Son of controversial rancher says his father is not a racist

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By Matthew Seeman By Matthew Seeman
By Matthew Seeman By Matthew Seeman
By Matthew Seeman By Matthew Seeman
By Matthew Seeman By Matthew Seeman
By Matthew Seeman By Matthew Seeman

PHOENIX -- The son of controversial Nevada rancher Cliven Bundy apologized for his father’s racially charged comments that have led to massive backlash.

Bundy has been locked in a controversial dispute with the Bureau of Land Management after refusing to pay the fees for his cattle to graze on federal land.

He came under fire after video was released showing him say that African-Americans would be better off living as slaves than on government assistance.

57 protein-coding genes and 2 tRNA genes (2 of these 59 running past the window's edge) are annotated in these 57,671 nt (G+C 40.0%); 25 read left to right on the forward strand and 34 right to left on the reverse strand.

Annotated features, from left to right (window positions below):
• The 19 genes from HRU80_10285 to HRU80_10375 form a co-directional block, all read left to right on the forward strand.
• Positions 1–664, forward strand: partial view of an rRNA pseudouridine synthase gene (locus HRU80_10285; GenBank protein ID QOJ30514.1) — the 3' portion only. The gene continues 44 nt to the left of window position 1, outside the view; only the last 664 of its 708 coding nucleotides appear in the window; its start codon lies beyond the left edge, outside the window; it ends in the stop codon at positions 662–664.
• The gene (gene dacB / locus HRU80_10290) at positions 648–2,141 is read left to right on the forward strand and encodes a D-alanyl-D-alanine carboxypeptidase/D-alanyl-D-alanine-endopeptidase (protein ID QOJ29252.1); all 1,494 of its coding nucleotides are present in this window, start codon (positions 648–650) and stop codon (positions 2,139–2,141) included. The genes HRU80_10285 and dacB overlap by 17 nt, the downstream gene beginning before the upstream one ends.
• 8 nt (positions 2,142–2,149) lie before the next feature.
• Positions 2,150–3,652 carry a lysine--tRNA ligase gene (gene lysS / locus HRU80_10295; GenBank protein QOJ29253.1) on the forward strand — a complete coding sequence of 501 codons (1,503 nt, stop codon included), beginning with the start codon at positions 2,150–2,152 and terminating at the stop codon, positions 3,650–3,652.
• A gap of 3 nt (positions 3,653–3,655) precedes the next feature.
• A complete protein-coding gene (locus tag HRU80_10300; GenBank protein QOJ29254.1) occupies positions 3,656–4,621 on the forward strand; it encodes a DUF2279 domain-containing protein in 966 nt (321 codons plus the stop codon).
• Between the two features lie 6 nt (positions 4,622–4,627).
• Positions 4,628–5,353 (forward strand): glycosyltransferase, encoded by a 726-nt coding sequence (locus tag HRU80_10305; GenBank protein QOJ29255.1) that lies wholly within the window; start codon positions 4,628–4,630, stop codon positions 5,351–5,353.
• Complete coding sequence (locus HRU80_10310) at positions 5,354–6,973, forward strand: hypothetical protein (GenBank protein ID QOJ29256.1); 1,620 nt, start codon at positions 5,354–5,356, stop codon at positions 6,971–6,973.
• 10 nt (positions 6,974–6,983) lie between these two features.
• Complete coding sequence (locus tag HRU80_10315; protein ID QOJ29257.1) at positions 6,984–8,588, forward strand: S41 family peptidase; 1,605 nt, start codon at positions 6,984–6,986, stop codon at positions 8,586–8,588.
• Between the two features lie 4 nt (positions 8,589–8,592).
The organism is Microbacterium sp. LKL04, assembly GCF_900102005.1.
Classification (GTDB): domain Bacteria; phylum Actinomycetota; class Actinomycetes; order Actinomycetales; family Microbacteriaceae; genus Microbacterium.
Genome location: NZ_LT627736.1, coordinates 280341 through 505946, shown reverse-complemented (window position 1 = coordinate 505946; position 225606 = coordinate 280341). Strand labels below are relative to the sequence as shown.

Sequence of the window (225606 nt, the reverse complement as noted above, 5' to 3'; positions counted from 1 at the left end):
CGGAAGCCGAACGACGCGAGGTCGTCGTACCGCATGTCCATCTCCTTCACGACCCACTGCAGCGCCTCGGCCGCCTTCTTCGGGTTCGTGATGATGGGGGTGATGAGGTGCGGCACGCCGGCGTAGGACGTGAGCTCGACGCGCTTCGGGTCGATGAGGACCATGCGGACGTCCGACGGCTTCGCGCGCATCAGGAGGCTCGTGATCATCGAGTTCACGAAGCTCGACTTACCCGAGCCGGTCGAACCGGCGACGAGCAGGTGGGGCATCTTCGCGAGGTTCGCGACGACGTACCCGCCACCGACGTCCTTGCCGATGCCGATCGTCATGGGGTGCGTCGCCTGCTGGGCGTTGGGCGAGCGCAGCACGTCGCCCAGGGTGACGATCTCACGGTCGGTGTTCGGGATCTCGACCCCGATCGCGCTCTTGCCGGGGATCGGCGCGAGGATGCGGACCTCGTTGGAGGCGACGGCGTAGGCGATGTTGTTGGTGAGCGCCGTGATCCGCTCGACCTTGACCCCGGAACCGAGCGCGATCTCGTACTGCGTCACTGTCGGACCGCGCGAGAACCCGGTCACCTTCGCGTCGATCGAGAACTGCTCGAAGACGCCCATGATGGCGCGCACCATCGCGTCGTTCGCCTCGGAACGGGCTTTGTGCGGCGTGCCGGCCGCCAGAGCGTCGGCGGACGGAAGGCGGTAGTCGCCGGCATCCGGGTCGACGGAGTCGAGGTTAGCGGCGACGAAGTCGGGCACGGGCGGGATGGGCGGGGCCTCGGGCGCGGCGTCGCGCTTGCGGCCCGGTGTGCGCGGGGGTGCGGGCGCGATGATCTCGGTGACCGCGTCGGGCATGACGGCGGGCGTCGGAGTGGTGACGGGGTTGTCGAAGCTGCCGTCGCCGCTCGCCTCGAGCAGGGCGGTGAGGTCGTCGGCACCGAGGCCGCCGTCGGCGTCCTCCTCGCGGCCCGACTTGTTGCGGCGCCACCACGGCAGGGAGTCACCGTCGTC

"I want to tell you one more thing about the Negro," Bundy said in the video. "They abort their young children, they put their young men in jail because they never learned how to pick cotton."

Ammon Bundy, who owns a business in Phoenix, said his father meant no harm by those remarks.

"He is not a political speaker,” Ammon Bundy explained. "He was also raised in a different era. He’s 67 years old. He’s a rancher. He doesn’t always know how to articulate himself but he is not a racist."

Ammon Bundy asked for media attention to shift back to the dispute with the BLM, which wants to confiscate the cattle to settle the $1.1 million owed in grazing fees.

"He’s a rancher; he doesn’t want this fight," Ammon Bundy said. "This fight came to him."

Lawmakers who initially supported Cliven Bundy have since distanced themselves as a result of the remarks, and Sen. John McCain said anyone still supporting him should stop.

"It’s obvious that his comments are racist and he continues to make those kinds of stupid statements," McCain said. "And I hope those people who aligned themselves with him will quickly divorce themselves from any association with him whatsoever."